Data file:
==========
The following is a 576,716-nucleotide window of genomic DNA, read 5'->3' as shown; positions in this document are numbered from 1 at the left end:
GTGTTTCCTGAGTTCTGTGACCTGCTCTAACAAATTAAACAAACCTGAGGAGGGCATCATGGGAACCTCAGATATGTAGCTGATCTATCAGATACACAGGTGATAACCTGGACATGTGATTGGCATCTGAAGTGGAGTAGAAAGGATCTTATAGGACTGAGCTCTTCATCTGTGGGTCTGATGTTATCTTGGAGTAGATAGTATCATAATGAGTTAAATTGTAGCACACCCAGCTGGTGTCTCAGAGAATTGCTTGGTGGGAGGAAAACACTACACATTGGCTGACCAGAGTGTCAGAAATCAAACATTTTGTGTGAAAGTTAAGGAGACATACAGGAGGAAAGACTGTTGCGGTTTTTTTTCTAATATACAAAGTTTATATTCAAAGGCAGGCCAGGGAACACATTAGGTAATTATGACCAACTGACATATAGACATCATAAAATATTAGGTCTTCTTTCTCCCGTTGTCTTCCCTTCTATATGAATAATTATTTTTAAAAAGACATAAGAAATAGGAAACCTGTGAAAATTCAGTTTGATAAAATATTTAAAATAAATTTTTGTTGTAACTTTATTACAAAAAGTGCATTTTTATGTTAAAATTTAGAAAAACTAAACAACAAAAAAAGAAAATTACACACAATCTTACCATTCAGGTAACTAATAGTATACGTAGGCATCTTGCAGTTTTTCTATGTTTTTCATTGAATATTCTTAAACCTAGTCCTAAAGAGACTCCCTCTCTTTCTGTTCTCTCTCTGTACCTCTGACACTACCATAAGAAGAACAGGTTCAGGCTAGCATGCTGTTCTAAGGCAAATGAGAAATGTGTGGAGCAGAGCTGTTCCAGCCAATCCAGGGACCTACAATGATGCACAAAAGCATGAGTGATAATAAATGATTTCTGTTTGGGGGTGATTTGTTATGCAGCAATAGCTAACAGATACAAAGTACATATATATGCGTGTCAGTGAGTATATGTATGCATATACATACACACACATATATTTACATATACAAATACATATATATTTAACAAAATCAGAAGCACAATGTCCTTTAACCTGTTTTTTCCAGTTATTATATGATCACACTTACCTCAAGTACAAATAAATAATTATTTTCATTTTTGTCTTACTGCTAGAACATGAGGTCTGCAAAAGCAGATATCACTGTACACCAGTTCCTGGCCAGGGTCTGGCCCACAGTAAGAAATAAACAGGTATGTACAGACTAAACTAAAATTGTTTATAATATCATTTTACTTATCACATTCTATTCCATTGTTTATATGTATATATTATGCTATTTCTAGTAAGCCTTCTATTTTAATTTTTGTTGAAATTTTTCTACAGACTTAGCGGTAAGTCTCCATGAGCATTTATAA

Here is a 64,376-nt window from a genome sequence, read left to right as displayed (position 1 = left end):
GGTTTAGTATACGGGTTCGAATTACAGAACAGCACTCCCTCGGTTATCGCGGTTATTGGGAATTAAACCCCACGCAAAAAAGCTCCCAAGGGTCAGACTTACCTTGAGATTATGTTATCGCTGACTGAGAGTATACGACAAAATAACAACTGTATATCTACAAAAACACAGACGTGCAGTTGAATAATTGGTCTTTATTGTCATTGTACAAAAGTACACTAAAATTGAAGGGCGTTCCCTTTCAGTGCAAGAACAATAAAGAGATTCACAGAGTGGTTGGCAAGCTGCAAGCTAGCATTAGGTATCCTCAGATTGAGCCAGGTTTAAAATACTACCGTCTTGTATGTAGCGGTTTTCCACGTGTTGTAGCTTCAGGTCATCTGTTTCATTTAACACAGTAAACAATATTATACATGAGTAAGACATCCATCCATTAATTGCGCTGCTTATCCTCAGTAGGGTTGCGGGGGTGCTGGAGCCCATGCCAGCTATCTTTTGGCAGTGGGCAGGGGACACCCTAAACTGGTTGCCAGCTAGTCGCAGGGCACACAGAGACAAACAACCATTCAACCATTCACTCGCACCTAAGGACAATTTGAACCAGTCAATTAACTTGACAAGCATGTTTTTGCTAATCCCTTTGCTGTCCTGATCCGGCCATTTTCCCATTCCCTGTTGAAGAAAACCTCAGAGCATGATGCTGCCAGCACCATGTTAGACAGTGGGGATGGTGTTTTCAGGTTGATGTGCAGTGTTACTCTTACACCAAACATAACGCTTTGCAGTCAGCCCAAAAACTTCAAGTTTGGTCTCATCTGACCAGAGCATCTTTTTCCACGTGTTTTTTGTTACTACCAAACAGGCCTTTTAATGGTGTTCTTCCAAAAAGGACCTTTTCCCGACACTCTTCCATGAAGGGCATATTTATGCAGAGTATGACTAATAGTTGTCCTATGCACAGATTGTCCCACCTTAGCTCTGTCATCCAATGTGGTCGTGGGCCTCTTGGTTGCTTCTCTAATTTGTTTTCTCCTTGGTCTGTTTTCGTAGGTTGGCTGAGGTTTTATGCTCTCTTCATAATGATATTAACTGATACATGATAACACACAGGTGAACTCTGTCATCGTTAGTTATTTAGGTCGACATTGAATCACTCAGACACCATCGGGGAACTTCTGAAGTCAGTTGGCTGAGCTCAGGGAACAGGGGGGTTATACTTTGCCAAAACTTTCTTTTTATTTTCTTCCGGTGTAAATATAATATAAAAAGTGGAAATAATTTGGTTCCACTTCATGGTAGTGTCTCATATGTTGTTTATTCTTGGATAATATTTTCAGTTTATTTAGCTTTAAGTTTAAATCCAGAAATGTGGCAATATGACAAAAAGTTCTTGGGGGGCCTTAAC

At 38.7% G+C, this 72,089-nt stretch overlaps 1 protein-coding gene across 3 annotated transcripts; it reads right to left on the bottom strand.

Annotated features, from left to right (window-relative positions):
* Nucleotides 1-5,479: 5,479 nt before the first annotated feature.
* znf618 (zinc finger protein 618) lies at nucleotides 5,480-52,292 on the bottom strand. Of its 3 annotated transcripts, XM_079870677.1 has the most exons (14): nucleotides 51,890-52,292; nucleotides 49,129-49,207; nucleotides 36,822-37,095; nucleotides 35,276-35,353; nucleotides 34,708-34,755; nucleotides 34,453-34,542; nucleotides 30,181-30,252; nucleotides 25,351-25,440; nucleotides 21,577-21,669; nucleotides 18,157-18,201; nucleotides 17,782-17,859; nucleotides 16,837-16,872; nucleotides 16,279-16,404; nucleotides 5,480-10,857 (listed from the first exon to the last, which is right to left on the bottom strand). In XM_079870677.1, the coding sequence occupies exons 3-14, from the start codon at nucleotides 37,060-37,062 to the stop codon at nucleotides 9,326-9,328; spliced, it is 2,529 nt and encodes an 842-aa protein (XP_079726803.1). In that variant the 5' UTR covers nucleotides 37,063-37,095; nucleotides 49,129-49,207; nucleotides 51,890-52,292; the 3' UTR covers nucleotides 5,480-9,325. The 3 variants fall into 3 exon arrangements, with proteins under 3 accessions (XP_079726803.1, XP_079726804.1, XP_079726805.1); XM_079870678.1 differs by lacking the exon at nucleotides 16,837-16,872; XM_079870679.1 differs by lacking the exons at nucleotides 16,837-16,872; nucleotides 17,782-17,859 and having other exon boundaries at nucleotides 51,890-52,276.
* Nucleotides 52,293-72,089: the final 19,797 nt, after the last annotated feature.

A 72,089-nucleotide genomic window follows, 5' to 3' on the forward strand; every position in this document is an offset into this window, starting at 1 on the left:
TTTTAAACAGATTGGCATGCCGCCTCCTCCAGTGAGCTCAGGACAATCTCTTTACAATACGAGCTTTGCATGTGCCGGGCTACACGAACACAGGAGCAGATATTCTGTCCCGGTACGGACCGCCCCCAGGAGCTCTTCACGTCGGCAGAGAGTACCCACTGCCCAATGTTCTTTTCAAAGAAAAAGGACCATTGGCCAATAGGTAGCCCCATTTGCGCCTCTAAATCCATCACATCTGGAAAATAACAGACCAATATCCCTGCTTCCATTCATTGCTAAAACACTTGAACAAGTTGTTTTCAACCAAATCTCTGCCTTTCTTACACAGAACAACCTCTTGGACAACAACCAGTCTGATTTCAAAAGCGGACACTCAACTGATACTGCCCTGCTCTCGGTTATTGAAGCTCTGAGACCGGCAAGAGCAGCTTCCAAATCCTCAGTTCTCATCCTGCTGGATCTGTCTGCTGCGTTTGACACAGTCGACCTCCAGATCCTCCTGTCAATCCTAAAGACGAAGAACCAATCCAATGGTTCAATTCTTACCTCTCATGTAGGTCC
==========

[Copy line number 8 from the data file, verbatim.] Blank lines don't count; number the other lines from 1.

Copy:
* znf618 (zinc finger protein 618) lies at nucleotides 5,480-52,292 on the bottom strand. Of its 3 annotated transcripts, XM_079870677.1 has the most exons (14): nucleotides 51,890-52,292; nucleotides 49,129-49,207; nucleotides 36,822-37,095; nucleotides 35,276-35,353; nucleotides 34,708-34,755; nucleotides 34,453-34,542; nucleotides 30,181-30,252; nucleotides 25,351-25,440; nucleotides 21,577-21,669; nucleotides 18,157-18,201; nucleotides 17,782-17,859; nucleotides 16,837-16,872; nucleotides 16,279-16,404; nucleotides 5,480-10,857 (listed from the first exon to the last, which is right to left on the bottom strand). In XM_079870677.1, the coding sequence occupies exons 3-14, from the start codon at nucleotides 37,060-37,062 to the stop codon at nucleotides 9,326-9,328; spliced, it is 2,529 nt and encodes an 842-aa protein (XP_079726803.1). In that variant the 5' UTR covers nucleotides 37,063-37,095; nucleotides 49,129-49,207; nucleotides 51,890-52,292; the 3' UTR covers nucleotides 5,480-9,325. The 3 variants fall into 3 exon arrangements, with proteins under 3 accessions (XP_079726803.1, XP_079726804.1, XP_079726805.1); XM_079870678.1 differs by lacking the exon at nucleotides 16,837-16,872; XM_079870679.1 differs by lacking the exons at nucleotides 16,837-16,872; nucleotides 17,782-17,859 and having other exon boundaries at nucleotides 51,890-52,276.